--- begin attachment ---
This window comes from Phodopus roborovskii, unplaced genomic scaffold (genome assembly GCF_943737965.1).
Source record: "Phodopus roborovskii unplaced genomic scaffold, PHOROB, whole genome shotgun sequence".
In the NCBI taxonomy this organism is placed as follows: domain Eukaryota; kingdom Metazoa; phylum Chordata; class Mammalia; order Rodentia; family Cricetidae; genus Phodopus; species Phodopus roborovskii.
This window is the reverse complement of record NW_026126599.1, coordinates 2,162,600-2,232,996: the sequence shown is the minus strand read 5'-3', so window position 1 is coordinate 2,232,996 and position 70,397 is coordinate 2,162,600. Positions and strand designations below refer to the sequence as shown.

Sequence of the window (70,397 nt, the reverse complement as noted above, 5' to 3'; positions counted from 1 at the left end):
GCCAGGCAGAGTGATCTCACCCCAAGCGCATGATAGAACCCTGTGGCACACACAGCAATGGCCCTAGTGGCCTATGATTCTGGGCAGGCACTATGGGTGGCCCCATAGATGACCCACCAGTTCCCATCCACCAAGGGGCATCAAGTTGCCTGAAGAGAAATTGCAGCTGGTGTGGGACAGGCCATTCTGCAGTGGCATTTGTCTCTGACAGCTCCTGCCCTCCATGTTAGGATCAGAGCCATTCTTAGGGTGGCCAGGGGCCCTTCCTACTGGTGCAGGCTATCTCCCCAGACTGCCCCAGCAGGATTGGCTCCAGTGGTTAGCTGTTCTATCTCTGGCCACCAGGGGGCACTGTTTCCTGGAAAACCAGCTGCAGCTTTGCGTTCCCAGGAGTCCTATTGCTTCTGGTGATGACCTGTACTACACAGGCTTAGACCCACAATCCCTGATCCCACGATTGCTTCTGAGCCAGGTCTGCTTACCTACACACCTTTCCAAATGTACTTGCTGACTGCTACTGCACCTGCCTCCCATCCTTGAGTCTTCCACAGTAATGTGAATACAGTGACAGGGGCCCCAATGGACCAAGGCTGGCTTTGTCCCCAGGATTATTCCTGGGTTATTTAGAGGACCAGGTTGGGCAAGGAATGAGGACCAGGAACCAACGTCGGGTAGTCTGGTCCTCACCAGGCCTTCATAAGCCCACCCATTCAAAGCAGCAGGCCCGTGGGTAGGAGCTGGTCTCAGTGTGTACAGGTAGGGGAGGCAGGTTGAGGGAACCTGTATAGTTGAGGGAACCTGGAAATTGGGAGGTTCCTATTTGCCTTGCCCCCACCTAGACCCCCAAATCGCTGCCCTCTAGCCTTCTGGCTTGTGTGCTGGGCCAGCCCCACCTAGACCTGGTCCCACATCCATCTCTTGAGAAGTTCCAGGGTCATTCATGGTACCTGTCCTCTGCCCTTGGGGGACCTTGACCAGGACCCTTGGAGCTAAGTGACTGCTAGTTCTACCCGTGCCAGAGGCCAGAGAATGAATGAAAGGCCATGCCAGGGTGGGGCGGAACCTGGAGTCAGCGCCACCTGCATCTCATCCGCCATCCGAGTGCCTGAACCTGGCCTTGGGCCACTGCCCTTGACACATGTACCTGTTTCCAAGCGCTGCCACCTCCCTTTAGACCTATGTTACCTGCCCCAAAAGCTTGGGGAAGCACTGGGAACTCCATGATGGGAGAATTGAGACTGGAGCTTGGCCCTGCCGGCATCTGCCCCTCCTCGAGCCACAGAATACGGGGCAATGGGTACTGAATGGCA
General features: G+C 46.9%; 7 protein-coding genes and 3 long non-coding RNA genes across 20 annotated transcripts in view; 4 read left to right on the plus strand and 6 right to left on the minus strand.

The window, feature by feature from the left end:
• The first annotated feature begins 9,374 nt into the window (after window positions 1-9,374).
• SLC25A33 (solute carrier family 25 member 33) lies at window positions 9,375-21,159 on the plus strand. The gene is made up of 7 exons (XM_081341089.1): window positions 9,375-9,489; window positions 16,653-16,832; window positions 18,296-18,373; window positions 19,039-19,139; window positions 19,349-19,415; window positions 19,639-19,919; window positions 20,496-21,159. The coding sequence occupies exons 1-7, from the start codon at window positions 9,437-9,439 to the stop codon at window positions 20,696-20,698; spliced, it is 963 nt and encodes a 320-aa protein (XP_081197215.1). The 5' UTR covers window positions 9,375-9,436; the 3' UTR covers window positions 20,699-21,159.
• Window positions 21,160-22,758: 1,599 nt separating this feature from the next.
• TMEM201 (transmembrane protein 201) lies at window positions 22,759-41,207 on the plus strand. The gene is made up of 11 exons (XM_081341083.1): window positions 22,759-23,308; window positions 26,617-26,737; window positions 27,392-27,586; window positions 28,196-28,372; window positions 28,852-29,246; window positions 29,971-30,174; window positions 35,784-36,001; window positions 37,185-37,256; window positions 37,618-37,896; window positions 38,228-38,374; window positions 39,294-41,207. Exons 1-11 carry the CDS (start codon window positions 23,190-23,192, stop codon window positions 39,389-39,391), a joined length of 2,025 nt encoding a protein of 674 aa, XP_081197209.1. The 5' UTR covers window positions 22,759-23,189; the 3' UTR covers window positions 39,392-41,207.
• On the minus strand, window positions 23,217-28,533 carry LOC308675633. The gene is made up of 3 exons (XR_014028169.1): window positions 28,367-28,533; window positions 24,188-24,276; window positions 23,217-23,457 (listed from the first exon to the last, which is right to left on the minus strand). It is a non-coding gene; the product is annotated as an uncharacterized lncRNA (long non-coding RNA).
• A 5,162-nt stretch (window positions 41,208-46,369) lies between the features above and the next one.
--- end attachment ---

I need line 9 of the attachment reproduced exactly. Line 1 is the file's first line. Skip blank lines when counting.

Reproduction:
• The first annotated feature begins 9,374 nt into the window (after window positions 1-9,374).